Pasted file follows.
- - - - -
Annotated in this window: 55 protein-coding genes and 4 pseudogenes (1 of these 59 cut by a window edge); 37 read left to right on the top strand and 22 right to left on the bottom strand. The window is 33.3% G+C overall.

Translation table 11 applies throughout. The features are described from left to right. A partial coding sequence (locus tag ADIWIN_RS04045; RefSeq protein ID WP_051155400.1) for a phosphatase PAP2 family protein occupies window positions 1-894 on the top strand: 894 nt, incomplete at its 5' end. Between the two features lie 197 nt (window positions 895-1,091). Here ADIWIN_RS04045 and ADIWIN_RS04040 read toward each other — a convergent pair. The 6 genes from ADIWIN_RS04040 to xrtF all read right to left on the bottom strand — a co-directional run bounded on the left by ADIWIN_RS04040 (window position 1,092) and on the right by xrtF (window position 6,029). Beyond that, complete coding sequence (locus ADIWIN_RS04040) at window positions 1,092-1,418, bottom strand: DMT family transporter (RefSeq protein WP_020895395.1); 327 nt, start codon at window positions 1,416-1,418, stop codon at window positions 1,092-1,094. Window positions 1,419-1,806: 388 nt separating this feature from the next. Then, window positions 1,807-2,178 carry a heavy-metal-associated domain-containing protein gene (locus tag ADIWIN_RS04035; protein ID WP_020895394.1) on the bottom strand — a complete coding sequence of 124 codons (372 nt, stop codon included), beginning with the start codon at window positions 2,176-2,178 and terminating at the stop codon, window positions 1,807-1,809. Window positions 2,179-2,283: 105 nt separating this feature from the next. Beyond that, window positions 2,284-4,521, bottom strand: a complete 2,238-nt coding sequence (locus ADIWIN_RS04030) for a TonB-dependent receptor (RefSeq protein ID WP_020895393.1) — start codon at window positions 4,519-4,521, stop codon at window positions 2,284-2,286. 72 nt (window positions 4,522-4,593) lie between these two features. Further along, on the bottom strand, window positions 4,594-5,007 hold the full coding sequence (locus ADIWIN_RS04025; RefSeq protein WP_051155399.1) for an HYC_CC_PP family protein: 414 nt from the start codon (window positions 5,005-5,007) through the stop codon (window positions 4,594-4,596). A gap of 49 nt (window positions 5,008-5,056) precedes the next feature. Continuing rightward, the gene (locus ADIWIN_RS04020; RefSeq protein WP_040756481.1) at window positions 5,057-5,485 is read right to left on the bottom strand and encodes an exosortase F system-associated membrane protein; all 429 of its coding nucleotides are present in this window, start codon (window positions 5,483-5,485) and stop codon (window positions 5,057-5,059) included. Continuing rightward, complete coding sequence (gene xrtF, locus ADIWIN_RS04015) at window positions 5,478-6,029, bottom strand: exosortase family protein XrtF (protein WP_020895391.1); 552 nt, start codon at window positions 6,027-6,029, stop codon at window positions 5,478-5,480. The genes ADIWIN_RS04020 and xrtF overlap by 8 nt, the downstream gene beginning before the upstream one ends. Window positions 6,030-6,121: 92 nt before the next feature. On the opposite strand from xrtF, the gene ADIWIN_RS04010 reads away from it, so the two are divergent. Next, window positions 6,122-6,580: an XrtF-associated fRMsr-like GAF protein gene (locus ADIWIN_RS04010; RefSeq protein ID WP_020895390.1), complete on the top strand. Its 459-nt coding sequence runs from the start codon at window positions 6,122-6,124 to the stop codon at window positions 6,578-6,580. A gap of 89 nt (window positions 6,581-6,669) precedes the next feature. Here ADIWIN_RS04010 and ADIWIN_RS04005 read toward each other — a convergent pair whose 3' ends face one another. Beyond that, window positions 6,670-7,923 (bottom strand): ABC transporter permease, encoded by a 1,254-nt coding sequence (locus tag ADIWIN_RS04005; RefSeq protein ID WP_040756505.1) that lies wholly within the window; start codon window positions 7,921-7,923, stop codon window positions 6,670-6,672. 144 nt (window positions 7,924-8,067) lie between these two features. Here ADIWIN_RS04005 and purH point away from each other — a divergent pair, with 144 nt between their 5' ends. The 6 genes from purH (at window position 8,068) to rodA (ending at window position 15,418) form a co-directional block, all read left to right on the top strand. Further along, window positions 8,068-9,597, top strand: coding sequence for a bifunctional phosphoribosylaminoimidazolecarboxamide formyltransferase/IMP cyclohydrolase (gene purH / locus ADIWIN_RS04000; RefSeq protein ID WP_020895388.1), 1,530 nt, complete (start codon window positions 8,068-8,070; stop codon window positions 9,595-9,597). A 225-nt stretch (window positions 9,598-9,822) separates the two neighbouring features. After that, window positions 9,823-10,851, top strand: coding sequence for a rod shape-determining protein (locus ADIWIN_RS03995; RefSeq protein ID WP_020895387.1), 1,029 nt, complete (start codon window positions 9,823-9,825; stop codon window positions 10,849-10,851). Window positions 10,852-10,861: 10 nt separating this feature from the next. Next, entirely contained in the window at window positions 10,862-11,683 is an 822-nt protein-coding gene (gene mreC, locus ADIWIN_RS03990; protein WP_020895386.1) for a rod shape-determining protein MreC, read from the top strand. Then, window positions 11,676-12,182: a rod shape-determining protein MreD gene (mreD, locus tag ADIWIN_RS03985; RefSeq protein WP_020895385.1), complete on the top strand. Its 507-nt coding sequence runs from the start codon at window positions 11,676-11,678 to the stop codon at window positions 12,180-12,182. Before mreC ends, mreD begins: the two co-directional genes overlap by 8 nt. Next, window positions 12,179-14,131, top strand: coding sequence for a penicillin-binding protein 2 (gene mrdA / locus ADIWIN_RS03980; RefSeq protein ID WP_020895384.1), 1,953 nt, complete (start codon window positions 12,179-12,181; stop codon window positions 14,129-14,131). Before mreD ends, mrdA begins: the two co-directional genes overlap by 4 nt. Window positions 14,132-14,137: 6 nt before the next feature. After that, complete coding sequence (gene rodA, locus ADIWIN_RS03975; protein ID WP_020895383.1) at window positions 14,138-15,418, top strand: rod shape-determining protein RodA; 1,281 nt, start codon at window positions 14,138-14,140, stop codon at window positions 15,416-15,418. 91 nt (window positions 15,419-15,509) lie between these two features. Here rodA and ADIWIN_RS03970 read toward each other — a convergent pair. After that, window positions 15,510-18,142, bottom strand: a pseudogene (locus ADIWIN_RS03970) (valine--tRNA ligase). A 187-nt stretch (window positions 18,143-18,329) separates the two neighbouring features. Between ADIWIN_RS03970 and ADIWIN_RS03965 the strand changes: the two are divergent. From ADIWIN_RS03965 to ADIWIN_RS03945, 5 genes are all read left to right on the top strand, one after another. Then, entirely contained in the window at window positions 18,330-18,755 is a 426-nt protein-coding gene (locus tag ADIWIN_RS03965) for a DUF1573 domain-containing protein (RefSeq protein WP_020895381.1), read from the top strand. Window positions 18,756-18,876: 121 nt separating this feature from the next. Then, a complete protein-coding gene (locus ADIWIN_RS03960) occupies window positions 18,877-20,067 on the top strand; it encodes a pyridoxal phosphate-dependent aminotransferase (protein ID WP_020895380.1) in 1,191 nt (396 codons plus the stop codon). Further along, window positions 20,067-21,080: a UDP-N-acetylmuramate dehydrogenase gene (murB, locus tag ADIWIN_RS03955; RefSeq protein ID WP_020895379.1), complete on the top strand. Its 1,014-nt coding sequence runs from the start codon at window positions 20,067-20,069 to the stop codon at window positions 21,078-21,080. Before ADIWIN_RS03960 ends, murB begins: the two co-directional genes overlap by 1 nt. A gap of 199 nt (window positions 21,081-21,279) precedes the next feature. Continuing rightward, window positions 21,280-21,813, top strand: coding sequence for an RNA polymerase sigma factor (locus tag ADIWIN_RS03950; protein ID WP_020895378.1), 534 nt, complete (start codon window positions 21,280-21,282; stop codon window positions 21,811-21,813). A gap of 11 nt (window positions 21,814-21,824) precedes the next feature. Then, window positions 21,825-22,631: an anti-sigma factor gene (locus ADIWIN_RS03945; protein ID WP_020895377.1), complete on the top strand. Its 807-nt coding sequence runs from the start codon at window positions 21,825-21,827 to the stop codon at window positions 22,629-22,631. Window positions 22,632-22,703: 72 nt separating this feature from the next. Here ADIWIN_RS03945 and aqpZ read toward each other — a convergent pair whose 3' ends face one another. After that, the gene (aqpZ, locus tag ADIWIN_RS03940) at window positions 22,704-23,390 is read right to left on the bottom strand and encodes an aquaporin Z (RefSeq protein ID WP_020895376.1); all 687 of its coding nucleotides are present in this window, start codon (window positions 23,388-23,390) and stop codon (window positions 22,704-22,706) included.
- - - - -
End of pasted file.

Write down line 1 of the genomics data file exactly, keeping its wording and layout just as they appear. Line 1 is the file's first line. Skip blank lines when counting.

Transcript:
Annotated in this window: 55 protein-coding genes and 4 pseudogenes (1 of these 59 cut by a window edge); 37 read left to right on the top strand and 22 right to left on the bottom strand. The window is 33.3% G+C overall.